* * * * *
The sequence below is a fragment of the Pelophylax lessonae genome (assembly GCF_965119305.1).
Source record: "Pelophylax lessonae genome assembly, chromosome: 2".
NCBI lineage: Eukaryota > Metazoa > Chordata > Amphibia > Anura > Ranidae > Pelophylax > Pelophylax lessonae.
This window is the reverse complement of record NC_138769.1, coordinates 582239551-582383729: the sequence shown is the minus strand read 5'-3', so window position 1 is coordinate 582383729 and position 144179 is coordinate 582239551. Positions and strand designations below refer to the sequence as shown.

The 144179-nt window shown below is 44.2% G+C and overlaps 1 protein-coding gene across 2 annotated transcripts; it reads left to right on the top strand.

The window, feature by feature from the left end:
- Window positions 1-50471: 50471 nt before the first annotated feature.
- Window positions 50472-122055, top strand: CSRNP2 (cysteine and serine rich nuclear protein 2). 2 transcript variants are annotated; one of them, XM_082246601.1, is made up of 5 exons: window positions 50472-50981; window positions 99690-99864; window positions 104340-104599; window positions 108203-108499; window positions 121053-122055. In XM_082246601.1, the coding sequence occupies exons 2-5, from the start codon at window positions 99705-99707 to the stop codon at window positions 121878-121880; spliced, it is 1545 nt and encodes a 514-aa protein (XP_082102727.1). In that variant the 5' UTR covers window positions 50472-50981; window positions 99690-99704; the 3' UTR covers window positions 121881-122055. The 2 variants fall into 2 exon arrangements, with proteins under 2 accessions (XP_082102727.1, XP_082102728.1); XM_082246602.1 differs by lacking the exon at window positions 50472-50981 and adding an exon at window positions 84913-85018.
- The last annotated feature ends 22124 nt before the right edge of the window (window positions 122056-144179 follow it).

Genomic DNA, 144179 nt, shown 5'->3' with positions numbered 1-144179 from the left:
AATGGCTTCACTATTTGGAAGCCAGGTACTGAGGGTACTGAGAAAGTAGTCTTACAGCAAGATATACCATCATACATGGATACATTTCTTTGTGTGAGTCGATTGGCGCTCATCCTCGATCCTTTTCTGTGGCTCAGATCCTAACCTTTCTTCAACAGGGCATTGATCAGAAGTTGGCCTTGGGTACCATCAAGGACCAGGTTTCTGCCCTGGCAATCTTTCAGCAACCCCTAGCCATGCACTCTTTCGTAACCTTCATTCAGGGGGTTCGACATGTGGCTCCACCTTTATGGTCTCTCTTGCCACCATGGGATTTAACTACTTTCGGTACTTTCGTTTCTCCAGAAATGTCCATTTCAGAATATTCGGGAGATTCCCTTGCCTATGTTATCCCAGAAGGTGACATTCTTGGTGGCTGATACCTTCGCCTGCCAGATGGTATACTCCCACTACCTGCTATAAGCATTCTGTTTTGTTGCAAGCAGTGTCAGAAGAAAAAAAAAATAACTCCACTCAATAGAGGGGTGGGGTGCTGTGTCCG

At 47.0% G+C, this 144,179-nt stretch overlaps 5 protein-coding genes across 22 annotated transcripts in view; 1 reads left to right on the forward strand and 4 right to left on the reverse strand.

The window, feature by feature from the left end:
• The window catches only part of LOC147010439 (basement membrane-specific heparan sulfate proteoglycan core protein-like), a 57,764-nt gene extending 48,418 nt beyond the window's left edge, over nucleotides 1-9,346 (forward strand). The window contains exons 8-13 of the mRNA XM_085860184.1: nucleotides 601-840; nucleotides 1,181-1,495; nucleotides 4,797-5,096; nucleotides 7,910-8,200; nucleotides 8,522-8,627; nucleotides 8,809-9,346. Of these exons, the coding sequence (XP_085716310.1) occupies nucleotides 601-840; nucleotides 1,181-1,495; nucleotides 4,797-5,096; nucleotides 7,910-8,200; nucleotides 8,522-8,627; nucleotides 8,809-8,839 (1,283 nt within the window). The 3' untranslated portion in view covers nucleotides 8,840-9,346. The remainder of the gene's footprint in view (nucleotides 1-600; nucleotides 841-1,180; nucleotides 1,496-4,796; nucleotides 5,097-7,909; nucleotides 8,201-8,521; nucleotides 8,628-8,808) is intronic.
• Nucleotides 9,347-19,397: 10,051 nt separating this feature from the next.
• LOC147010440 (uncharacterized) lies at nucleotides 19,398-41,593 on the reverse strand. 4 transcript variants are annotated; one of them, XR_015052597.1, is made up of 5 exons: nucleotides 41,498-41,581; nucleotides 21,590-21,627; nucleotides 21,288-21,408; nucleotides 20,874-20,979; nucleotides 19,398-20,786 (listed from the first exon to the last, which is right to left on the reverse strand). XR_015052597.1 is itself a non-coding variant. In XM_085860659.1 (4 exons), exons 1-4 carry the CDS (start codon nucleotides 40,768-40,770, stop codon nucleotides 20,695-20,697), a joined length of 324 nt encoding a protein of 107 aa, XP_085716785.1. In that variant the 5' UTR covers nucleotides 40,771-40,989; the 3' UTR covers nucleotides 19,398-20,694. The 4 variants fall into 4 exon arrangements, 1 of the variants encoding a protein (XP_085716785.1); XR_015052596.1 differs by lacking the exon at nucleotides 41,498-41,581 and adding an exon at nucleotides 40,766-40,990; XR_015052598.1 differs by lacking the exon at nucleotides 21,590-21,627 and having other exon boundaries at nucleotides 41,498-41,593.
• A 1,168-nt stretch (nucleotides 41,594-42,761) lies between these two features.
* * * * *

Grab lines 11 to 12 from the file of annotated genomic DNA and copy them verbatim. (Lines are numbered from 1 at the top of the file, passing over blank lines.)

AATGGCTTCACTATTTGGAAGCCAGGTACTGAGGGTACTGAGAAAGTAGTCTTACAGCAAGATATACCATCATACATGGATACATTTCTTTGTGTGAGTCGATTGGCGCTCATCCTCGATCCTTTTCTGTGGCTCAGATCCTAACCTTTCTTCAACAGGGCATTGATCAGAAGTTGGCCTTGGGTACCATCAAGGACCAGGTTTCTGCCCTGGCAATCTTTCAGCAACCCCTAGCCATGCACTCTTTCGTAACCTTCATTCAGGGGGTTCGACATGTGGCTCCACCTTTATGGTCTCTCTTGCCACCATGGGATTTAACTACTTTCGGTACTTTCGTTTCTCCAGAAATGTCCATTTCAGAATATTCGGGAGATTCCCTTGCCTATGTTATCCCAGAAGGTGACATTCTTGGTGGCTGATACCTTCGCCTGCCAGATGGTATACTCCCACTACCTGCTATAAGCATTCTGTTTTGTTGCAAGCAGTGTCAGAAGAAAAAAAAAATAACTCCACTCAATAGAGGGGTGGGGTGCTGTGTCCG

At 47.0% G+C, this 144,179-nt stretch overlaps 5 protein-coding genes across 22 annotated transcripts in view; 1 reads left to right on the forward strand and 4 right to left on the reverse strand.